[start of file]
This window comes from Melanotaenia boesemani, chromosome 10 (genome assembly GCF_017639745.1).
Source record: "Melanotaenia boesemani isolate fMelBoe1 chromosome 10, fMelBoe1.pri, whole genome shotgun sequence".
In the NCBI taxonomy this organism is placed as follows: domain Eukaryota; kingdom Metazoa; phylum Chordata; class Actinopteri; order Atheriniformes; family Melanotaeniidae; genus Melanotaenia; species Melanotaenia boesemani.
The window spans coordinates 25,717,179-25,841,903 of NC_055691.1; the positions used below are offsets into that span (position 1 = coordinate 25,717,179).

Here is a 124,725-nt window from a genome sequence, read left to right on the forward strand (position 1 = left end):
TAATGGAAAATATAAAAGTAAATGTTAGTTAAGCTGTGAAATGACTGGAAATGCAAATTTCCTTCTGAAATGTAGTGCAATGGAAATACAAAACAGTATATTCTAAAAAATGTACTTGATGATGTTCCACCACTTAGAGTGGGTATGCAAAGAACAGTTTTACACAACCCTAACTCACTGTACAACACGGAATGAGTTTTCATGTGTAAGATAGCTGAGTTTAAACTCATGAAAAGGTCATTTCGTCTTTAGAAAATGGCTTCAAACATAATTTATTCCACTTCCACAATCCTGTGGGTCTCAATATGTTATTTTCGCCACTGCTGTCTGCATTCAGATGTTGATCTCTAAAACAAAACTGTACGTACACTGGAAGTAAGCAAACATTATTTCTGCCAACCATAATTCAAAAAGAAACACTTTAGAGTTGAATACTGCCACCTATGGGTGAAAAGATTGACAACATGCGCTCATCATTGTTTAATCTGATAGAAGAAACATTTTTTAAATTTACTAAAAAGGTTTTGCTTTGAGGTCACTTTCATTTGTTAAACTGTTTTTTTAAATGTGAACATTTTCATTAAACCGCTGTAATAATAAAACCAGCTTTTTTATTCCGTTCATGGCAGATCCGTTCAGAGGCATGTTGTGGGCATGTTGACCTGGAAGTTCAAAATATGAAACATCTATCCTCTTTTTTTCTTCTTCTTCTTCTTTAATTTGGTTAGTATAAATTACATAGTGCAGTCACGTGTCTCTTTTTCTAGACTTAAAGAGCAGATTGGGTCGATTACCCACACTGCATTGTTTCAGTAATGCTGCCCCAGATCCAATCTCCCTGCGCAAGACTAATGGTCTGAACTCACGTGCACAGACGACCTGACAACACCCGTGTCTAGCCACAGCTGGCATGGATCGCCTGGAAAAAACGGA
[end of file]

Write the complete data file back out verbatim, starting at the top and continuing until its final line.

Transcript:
This window comes from Melanotaenia boesemani, chromosome 10 (genome assembly GCF_017639745.1).
Source record: "Melanotaenia boesemani isolate fMelBoe1 chromosome 10, fMelBoe1.pri, whole genome shotgun sequence".
In the NCBI taxonomy this organism is placed as follows: domain Eukaryota; kingdom Metazoa; phylum Chordata; class Actinopteri; order Atheriniformes; family Melanotaeniidae; genus Melanotaenia; species Melanotaenia boesemani.
The window spans coordinates 25,717,179-25,841,903 of NC_055691.1; the positions used below are offsets into that span (position 1 = coordinate 25,717,179).

Here is a 124,725-nt window from a genome sequence, read left to right on the forward strand (position 1 = left end):
TAATGGAAAATATAAAAGTAAATGTTAGTTAAGCTGTGAAATGACTGGAAATGCAAATTTCCTTCTGAAATGTAGTGCAATGGAAATACAAAACAGTATATTCTAAAAAATGTACTTGATGATGTTCCACCACTTAGAGTGGGTATGCAAAGAACAGTTTTACACAACCCTAACTCACTGTACAACACGGAATGAGTTTTCATGTGTAAGATAGCTGAGTTTAAACTCATGAAAAGGTCATTTCGTCTTTAGAAAATGGCTTCAAACATAATTTATTCCACTTCCACAATCCTGTGGGTCTCAATATGTTATTTTCGCCACTGCTGTCTGCATTCAGATGTTGATCTCTAAAACAAAACTGTACGTACACTGGAAGTAAGCAAACATTATTTCTGCCAACCATAATTCAAAAAGAAACACTTTAGAGTTGAATACTGCCACCTATGGGTGAAAAGATTGACAACATGCGCTCATCATTGTTTAATCTGATAGAAGAAACATTTTTTAAATTTACTAAAAAGGTTTTGCTTTGAGGTCACTTTCATTTGTTAAACTGTTTTTTTAAATGTGAACATTTTCATTAAACCGCTGTAATAATAAAACCAGCTTTTTTATTCCGTTCATGGCAGATCCGTTCAGAGGCATGTTGTGGGCATGTTGACCTGGAAGTTCAAAATATGAAACATCTATCCTCTTTTTTTCTTCTTCTTCTTCTTTAATTTGGTTAGTATAAATTACATAGTGCAGTCACGTGTCTCTTTTTCTAGACTTAAAGAGCAGATTGGGTCGATTACCCACACTGCATTGTTTCAGTAATGCTGCCCCAGATCCAATCTCCCTGCGCAAGACTAATGGTCTGAACTCACGTGCACAGACGACCTGACAACACCCGTGTCTAGCCACAGCTGGCATGGATCGCCTGGAAAAAACGGA